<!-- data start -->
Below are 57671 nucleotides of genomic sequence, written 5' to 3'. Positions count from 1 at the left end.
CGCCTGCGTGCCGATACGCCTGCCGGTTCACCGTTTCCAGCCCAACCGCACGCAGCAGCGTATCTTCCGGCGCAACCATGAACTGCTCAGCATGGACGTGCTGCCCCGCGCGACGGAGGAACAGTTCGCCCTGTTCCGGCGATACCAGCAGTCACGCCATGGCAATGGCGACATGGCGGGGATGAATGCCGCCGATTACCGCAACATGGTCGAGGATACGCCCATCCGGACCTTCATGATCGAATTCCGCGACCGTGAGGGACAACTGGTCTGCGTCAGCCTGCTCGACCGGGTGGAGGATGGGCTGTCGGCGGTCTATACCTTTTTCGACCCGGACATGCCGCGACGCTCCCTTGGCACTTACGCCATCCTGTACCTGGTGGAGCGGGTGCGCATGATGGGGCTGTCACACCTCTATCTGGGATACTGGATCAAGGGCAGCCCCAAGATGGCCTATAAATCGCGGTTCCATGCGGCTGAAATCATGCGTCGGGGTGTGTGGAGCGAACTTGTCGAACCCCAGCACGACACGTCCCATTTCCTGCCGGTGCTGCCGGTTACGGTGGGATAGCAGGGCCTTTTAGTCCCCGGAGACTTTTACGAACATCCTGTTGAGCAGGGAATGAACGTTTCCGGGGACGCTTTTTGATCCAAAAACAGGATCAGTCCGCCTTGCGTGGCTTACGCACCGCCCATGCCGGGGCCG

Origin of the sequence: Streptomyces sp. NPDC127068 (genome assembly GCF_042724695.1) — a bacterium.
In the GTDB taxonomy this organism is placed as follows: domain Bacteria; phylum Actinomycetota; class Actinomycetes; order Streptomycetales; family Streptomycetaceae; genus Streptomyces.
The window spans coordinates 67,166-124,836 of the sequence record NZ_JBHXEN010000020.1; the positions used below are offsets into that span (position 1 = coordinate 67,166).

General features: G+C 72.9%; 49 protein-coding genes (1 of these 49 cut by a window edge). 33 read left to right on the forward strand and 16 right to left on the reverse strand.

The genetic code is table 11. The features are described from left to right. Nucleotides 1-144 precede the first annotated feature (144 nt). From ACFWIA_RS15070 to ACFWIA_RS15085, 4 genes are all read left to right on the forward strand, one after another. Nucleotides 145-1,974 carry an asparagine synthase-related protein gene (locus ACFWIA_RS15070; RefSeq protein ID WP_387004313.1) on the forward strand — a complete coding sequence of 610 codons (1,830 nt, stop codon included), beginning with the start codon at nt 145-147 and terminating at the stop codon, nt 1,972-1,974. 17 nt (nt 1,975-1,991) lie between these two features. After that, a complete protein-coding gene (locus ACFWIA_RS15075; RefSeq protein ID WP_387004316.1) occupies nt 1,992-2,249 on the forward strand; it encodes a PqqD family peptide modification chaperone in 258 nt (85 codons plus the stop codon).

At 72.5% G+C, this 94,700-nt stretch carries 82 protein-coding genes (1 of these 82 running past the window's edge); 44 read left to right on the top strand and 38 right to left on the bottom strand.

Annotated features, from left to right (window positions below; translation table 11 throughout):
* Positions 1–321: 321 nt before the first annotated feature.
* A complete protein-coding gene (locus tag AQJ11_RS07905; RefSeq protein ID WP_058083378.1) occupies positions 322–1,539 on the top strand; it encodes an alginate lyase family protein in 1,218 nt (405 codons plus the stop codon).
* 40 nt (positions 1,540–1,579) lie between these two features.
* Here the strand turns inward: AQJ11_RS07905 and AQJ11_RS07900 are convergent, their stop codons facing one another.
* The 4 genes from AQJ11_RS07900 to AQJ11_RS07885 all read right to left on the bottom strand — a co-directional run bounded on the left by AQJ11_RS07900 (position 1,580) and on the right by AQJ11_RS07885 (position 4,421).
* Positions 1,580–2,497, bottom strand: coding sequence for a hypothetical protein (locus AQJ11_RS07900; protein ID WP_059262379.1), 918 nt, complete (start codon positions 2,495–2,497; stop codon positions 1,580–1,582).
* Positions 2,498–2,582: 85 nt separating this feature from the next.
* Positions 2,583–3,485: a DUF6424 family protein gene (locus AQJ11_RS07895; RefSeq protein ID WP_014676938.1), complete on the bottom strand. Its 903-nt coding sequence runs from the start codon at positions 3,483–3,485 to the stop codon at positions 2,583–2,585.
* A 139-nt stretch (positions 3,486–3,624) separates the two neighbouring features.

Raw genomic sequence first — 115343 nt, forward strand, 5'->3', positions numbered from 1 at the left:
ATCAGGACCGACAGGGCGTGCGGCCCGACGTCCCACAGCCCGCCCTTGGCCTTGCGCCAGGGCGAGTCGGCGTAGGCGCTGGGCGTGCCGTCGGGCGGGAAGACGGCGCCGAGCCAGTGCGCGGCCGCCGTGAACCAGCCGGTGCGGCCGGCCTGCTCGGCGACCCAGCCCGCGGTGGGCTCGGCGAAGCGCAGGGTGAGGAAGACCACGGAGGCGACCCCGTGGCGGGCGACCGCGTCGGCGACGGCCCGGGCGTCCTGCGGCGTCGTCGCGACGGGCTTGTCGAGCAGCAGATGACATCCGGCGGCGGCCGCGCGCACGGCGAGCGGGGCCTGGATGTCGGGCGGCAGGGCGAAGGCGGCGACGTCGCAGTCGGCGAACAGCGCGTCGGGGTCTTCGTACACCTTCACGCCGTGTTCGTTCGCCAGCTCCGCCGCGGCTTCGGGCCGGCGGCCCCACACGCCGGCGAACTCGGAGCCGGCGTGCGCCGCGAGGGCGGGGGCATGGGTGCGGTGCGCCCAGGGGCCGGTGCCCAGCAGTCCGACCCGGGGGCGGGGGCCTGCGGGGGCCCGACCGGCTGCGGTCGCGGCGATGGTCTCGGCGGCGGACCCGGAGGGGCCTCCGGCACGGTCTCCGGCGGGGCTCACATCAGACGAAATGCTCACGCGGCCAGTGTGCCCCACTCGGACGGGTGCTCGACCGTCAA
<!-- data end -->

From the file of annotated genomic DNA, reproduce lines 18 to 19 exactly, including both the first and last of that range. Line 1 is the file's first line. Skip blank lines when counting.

* A 139-nt stretch (positions 3,486–3,624) separates the two neighbouring features.

Raw genomic sequence first — 115343 nt, forward strand, 5'->3', positions numbered from 1 at the left: